Least favorite food you tried?

Coley: These crazy little pork balls with beans in the middle that we had at a restaurant near Kanchanaburi, Thailand.

Kim: Squid is absolutely disgusting.

Favorite drink you tried?

Coley: Most definitely Thai iced tea. Seriously, that sweet little concoction is addicting.

Kim: Thai iced tea is the bomb.

Favorite dessert you tried?

Coley: Gelato from Kaffe Eis in Wellington, New Zealand. My personal favorite was coconut in a cone. My mouth is watering just thinking about it.

Kim: It’s a tie between the cookies from Cookie Time in Queenstown, New Zealand and the Chai gelato from Kaffe Eis in Wellington, New Zealand.

Best purchase?

Coley: Scarves from markets in Thailand and Laos. My family and friends loved them…wish I had bought more!

Kim: I bought a prosperity cat on the street in Bangkok, Thailand and within a week of having it I won $50. Hopefully it keeps working!

Favorite quality about your travel partner?

Coley: Her ambitious nature—if there’s a way for us to see the best parts of a city in only one night, she will find way to do it.

Kim: I love that Coley just totally goes with the flow in any situation. She also doesn’t get easily annoyed or frustrated like I sometimes can.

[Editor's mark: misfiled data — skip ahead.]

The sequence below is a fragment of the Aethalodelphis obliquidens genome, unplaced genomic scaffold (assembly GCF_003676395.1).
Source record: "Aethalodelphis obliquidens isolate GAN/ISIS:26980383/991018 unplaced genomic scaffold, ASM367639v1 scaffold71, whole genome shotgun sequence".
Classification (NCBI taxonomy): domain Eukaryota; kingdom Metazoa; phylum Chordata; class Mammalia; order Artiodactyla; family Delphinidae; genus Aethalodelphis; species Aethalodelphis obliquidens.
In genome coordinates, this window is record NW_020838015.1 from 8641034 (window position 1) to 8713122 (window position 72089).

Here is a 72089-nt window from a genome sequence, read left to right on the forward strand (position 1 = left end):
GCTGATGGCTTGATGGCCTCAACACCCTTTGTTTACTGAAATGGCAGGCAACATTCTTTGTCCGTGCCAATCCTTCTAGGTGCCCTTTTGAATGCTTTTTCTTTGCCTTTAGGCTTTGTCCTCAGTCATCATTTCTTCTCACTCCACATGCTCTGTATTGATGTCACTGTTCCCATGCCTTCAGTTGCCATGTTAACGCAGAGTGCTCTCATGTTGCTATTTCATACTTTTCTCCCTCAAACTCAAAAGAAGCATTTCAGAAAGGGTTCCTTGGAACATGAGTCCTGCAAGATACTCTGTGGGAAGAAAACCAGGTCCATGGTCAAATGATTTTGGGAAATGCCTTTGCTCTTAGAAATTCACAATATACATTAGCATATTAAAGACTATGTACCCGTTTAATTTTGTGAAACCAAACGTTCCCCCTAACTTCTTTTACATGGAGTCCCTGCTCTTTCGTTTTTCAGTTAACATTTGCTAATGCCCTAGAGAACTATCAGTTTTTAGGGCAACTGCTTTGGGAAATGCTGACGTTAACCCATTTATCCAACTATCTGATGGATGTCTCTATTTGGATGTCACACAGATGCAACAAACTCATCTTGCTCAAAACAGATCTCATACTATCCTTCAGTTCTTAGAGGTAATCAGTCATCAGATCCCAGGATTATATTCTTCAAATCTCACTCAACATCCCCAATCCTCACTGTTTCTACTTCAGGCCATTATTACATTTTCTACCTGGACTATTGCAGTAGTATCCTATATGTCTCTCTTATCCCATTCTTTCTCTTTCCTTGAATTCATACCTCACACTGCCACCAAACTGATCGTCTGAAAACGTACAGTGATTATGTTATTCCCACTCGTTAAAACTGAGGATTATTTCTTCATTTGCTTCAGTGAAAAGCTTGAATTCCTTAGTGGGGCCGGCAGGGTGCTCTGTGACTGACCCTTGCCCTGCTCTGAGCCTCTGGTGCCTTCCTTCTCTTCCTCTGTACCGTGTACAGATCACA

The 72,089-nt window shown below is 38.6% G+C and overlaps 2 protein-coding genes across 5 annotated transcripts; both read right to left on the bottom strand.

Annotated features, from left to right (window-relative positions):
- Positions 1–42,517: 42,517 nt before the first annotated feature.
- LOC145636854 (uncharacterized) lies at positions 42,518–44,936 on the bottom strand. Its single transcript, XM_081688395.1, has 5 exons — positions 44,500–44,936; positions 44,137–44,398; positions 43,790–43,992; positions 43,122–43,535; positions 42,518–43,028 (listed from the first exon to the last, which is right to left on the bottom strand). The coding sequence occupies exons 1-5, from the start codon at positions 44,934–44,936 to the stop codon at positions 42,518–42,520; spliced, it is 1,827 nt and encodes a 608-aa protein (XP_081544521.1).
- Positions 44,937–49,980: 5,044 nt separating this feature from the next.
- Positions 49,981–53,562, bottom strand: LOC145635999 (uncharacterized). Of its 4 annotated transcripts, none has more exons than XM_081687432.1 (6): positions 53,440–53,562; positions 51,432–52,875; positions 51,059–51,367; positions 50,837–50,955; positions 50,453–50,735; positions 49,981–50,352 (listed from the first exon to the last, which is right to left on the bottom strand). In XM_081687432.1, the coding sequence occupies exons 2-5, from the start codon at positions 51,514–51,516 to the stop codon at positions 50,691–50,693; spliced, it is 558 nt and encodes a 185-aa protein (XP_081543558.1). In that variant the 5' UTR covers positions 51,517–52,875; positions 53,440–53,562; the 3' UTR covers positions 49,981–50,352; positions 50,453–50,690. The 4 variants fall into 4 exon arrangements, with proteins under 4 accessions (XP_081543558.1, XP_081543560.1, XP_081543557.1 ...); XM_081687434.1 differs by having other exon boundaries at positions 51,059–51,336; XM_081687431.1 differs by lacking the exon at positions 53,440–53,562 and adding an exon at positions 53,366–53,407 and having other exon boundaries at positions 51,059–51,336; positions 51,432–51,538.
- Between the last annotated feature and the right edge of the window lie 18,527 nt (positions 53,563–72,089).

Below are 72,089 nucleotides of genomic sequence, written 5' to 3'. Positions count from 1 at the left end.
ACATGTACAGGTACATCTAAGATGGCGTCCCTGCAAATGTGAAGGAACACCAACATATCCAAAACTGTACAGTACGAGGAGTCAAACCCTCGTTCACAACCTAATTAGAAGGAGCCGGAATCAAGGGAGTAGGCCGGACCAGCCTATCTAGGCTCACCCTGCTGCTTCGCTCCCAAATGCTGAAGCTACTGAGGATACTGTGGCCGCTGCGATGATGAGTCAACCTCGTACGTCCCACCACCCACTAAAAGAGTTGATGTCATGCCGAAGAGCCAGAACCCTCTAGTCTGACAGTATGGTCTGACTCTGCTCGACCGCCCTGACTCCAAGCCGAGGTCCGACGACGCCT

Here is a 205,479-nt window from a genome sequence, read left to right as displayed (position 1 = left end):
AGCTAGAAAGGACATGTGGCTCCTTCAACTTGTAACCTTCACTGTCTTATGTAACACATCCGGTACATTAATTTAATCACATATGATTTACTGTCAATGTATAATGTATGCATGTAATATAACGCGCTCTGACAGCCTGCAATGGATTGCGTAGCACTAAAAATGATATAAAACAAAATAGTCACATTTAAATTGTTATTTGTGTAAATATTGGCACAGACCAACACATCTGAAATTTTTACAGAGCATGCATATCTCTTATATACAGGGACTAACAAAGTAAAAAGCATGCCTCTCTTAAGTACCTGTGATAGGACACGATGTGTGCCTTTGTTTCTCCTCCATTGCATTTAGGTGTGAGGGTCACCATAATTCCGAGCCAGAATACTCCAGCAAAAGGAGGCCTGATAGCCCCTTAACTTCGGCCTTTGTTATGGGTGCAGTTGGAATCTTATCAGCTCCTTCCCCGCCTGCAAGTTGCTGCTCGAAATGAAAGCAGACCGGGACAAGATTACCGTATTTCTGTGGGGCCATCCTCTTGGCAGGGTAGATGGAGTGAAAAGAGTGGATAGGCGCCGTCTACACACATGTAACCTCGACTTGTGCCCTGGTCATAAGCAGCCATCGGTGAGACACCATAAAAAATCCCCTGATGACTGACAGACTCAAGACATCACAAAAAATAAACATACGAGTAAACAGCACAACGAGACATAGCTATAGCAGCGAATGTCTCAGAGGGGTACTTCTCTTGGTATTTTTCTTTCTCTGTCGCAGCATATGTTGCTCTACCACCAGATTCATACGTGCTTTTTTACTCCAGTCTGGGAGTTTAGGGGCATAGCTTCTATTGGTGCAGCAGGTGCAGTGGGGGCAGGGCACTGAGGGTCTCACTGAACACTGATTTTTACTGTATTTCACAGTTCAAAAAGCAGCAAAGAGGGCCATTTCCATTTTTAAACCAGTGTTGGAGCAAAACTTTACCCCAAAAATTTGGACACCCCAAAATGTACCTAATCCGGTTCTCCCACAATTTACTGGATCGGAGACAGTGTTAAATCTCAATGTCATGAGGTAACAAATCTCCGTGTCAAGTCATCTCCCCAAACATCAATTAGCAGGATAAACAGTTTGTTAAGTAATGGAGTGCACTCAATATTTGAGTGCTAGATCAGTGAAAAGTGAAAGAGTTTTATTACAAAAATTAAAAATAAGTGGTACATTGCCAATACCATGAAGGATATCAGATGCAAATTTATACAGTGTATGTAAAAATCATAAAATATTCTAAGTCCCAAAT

What will you miss most about traveling?

Coley: No responsibilities except waking up to catch your bus!

Kim: I honestly just love living the backpacker lifestyle. Backpacking is really a culture of its own and you get to meet so many interesting and like-minded people. I’m also going to miss never knowing what day of the week or what time it was, and it not really mattering.

What skills did you acquire on the road?

Coley: Making PBJs with inadequate utensils, being super quiet getting ready in the morning as not to wake hostel roommates, and just going with the flow.

Kim: Distinguishing where people are from based on their accent, grocery shopping in Australia and New Zealand without spending more than $3 on any single item, using chopsticks, mixing and matching outfits to make it appear like I owned more clothes than I actually did, learning how to properly cook rice, and learning how to speak some basic Mandarin Chinese.

If you were to go back and plan your trip again knowing what you know now, what would you do differently?

Coley: I would want to explore more of Southeast Asia because the culture is fascinating and cost of living is ridiculously cheap.

Kim: I would visit less countries and stay for longer amounts of time. Because we tried to fit so much in in 7 weeks, we didn’t have much flexibility in our schedules. There were a few cities that we really loved and wished we could have stayed longer to explore them further. It is also quite exhausting to be traveling for a minimum of 4 hours almost every single day.